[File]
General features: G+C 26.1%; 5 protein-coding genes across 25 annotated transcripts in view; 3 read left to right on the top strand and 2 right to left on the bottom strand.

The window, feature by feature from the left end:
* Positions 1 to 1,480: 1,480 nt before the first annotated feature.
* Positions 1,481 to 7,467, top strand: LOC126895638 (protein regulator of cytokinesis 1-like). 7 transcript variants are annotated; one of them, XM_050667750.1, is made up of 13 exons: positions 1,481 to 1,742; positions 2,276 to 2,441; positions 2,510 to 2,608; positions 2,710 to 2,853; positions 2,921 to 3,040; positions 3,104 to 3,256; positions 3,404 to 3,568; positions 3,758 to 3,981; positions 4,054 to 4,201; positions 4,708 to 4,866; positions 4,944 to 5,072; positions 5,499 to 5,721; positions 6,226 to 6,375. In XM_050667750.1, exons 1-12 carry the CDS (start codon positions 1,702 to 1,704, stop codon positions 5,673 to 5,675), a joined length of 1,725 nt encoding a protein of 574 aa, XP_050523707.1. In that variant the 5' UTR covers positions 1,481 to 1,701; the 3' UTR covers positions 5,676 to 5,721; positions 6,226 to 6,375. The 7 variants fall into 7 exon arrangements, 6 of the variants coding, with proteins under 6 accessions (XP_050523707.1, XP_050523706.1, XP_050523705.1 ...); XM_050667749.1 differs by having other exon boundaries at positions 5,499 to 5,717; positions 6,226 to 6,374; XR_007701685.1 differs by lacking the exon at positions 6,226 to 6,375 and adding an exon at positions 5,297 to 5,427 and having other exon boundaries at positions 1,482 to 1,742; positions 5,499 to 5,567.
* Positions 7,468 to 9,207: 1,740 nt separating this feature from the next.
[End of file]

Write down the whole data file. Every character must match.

General features: G+C 26.1%; 5 protein-coding genes across 25 annotated transcripts in view; 3 read left to right on the top strand and 2 right to left on the bottom strand.

The window, feature by feature from the left end:
* Positions 1 to 1,480: 1,480 nt before the first annotated feature.
* Positions 1,481 to 7,467, top strand: LOC126895638 (protein regulator of cytokinesis 1-like). 7 transcript variants are annotated; one of them, XM_050667750.1, is made up of 13 exons: positions 1,481 to 1,742; positions 2,276 to 2,441; positions 2,510 to 2,608; positions 2,710 to 2,853; positions 2,921 to 3,040; positions 3,104 to 3,256; positions 3,404 to 3,568; positions 3,758 to 3,981; positions 4,054 to 4,201; positions 4,708 to 4,866; positions 4,944 to 5,072; positions 5,499 to 5,721; positions 6,226 to 6,375. In XM_050667750.1, exons 1-12 carry the CDS (start codon positions 1,702 to 1,704, stop codon positions 5,673 to 5,675), a joined length of 1,725 nt encoding a protein of 574 aa, XP_050523707.1. In that variant the 5' UTR covers positions 1,481 to 1,701; the 3' UTR covers positions 5,676 to 5,721; positions 6,226 to 6,375. The 7 variants fall into 7 exon arrangements, 6 of the variants coding, with proteins under 6 accessions (XP_050523707.1, XP_050523706.1, XP_050523705.1 ...); XM_050667749.1 differs by having other exon boundaries at positions 5,499 to 5,717; positions 6,226 to 6,374; XR_007701685.1 differs by lacking the exon at positions 6,226 to 6,375 and adding an exon at positions 5,297 to 5,427 and having other exon boundaries at positions 1,482 to 1,742; positions 5,499 to 5,567.
* Positions 7,468 to 9,207: 1,740 nt separating this feature from the next.